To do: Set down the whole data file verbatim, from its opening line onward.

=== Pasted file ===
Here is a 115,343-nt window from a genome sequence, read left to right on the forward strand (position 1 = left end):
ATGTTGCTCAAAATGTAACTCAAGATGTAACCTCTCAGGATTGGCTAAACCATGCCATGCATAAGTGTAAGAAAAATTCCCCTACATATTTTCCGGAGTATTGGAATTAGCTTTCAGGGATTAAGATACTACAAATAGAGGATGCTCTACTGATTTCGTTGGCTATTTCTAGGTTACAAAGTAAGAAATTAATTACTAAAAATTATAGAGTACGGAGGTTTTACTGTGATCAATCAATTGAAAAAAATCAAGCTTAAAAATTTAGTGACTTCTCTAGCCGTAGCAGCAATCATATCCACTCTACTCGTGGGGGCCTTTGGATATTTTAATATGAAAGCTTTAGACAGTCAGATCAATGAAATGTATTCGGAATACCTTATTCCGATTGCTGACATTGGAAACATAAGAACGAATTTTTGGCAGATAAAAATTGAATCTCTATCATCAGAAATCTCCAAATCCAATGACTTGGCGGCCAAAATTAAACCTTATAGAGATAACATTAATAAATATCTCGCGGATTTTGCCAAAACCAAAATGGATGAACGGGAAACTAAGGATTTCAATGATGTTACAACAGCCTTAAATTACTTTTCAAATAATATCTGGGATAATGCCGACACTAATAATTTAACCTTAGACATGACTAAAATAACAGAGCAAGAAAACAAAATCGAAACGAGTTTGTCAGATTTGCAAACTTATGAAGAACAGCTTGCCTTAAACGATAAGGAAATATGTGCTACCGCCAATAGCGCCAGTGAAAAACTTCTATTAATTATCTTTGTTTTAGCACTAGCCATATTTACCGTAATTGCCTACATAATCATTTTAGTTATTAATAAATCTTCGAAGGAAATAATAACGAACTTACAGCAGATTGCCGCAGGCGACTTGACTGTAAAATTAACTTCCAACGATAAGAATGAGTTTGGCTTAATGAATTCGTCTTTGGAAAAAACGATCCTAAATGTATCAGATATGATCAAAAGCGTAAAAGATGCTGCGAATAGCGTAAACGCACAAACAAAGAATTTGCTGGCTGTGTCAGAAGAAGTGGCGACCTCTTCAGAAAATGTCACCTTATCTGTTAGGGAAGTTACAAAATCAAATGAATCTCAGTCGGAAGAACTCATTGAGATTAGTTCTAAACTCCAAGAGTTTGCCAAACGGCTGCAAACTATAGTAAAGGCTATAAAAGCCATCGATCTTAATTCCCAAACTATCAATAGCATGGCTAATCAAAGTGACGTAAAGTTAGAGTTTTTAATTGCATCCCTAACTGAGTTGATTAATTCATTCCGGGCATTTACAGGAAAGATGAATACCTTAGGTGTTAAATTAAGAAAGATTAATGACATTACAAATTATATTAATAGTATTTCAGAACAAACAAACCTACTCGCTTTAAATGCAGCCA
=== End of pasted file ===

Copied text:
Here is a 115,343-nt window from a genome sequence, read left to right on the forward strand (position 1 = left end):
ATGTTGCTCAAAATGTAACTCAAGATGTAACCTCTCAGGATTGGCTAAACCATGCCATGCATAAGTGTAAGAAAAATTCCCCTACATATTTTCCGGAGTATTGGAATTAGCTTTCAGGGATTAAGATACTACAAATAGAGGATGCTCTACTGATTTCGTTGGCTATTTCTAGGTTACAAAGTAAGAAATTAATTACTAAAAATTATAGAGTACGGAGGTTTTACTGTGATCAATCAATTGAAAAAAATCAAGCTTAAAAATTTAGTGACTTCTCTAGCCGTAGCAGCAATCATATCCACTCTACTCGTGGGGGCCTTTGGATATTTTAATATGAAAGCTTTAGACAGTCAGATCAATGAAATGTATTCGGAATACCTTATTCCGATTGCTGACATTGGAAACATAAGAACGAATTTTTGGCAGATAAAAATTGAATCTCTATCATCAGAAATCTCCAAATCCAATGACTTGGCGGCCAAAATTAAACCTTATAGAGATAACATTAATAAATATCTCGCGGATTTTGCCAAAACCAAAATGGATGAACGGGAAACTAAGGATTTCAATGATGTTACAACAGCCTTAAATTACTTTTCAAATAATATCTGGGATAATGCCGACACTAATAATTTAACCTTAGACATGACTAAAATAACAGAGCAAGAAAACAAAATCGAAACGAGTTTGTCAGATTTGCAAACTTATGAAGAACAGCTTGCCTTAAACGATAAGGAAATATGTGCTACCGCCAATAGCGCCAGTGAAAAACTTCTATTAATTATCTTTGTTTTAGCACTAGCCATATTTACCGTAATTGCCTACATAATCATTTTAGTTATTAATAAATCTTCGAAGGAAATAATAACGAACTTACAGCAGATTGCCGCAGGCGACTTGACTGTAAAATTAACTTCCAACGATAAGAATGAGTTTGGCTTAATGAATTCGTCTTTGGAAAAAACGATCCTAAATGTATCAGATATGATCAAAAGCGTAAAAGATGCTGCGAATAGCGTAAACGCACAAACAAAGAATTTGCTGGCTGTGTCAGAAGAAGTGGCGACCTCTTCAGAAAATGTCACCTTATCTGTTAGGGAAGTTACAAAATCAAATGAATCTCAGTCGGAAGAACTCATTGAGATTAGTTCTAAACTCCAAGAGTTTGCCAAACGGCTGCAAACTATAGTAAAGGCTATAAAAGCCATCGATCTTAATTCCCAAACTATCAATAGCATGGCTAATCAAAGTGACGTAAAGTTAGAGTTTTTAATTGCATCCCTAACTGAGTTGATTAATTCATTCCGGGCATTTACAGGAAAGATGAATACCTTAGGTGTTAAATTAAGAAAGATTAATGACATTACAAATTATATTAATAGTATTTCAGAACAAACAAACCTACTCGCTTTAAATGCAGCCA